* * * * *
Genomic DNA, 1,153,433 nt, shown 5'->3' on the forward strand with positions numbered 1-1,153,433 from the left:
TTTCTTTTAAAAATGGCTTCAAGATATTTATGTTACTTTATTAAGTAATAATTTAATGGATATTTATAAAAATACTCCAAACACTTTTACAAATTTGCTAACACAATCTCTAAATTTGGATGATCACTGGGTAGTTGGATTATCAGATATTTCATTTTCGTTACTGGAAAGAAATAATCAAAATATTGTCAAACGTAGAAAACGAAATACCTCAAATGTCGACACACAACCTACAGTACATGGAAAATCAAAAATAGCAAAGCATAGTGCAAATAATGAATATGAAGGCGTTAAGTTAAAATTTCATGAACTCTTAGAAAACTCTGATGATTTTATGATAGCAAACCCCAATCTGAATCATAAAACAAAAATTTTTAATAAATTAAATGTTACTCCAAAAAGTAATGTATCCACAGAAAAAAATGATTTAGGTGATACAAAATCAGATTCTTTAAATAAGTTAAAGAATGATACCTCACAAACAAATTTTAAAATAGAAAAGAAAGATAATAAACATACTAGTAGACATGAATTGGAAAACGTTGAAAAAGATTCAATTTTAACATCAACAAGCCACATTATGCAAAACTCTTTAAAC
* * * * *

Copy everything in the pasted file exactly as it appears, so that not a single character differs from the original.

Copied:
Genomic DNA, 1,153,433 nt, shown 5'->3' on the forward strand with positions numbered 1-1,153,433 from the left:
TTTCTTTTAAAAATGGCTTCAAGATATTTATGTTACTTTATTAAGTAATAATTTAATGGATATTTATAAAAATACTCCAAACACTTTTACAAATTTGCTAACACAATCTCTAAATTTGGATGATCACTGGGTAGTTGGATTATCAGATATTTCATTTTCGTTACTGGAAAGAAATAATCAAAATATTGTCAAACGTAGAAAACGAAATACCTCAAATGTCGACACACAACCTACAGTACATGGAAAATCAAAAATAGCAAAGCATAGTGCAAATAATGAATATGAAGGCGTTAAGTTAAAATTTCATGAACTCTTAGAAAACTCTGATGATTTTATGATAGCAAACCCCAATCTGAATCATAAAACAAAAATTTTTAATAAATTAAATGTTACTCCAAAAAGTAATGTATCCACAGAAAAAAATGATTTAGGTGATACAAAATCAGATTCTTTAAATAAGTTAAAGAATGATACCTCACAAACAAATTTTAAAATAGAAAAGAAAGATAATAAACATACTAGTAGACATGAATTGGAAAACGTTGAAAAAGATTCAATTTTAACATCAACAAGCCACATTATGCAAAACTCTTTAAAC